Driving, Parking, and Walking Instructions

Parking is in the McMichael Science Center parking lot – east side only. Please print the temporary parking permit for display in your car once you arrive. If you are also participating in the PACE Conference on the 12th, it is valid for both days.

The parking lot is directly to the right of #9 on the map. Download the campus map here. GPS: 314 N. O’Kelly Avenue, Elon, NC. The Institute will begin in McKinnon Hall in the Moseley Center #30 on the map.

The Moseley Center is across the street from the parking lot. (#30 on the attached map) It is between the Belk Library and the Inman Admissions & Welcome Center. Walking instructions are included in the attachment. Please note that the walk from the parking lot is about 5 minutes.

Overview

  “Democracy is not merely a form of government. It is primarily a mode of associated living, of conjoint communicated experience. It is essentially an attitude of respect and reverence towards fellow men. “
R. Ambedkar, Indian social reformer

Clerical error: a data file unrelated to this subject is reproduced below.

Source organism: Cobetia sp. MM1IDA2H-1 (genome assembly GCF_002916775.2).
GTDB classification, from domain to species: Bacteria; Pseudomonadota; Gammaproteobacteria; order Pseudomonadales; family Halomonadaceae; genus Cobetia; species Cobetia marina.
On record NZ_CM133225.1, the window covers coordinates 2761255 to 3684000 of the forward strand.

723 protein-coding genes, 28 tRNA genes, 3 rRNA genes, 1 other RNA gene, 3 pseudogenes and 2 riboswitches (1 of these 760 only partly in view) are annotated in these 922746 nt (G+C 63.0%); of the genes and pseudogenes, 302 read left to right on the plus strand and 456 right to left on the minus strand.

By most accounts, polarization and mistrust are threatening our democracy.  A June 2019 Pew Research poll found that a large majority of respondents (85%) believe the tone and nature of political debate in the United States has become more negative in recent years – as well as less respectful, less fact-based and less substantive.  Another study by the group More in Common, in partnership with YouGov, which released their findings the same month, explored perceptions that Americans hold of opposing political views. One striking finding is that Democrats and Republicans believe that almost twice as many people on the other side hold extreme views than really do.  A 2016 USC study found that political polarization was at its worst since the Civil War. One can only imagine what the data would show three years later.  Finally, a 2016 study published in the Annals of American Association of Geographers found that the political divide extends to geography. It appears that Americans are increasingly sorting themselves or “self-segregating” based on politics. One summary of the study put it this way “one the one hand, like-minded people cluster together or with other like-minded people, and on the other, such clustering together makes people more like-minded. Read or download the full overview.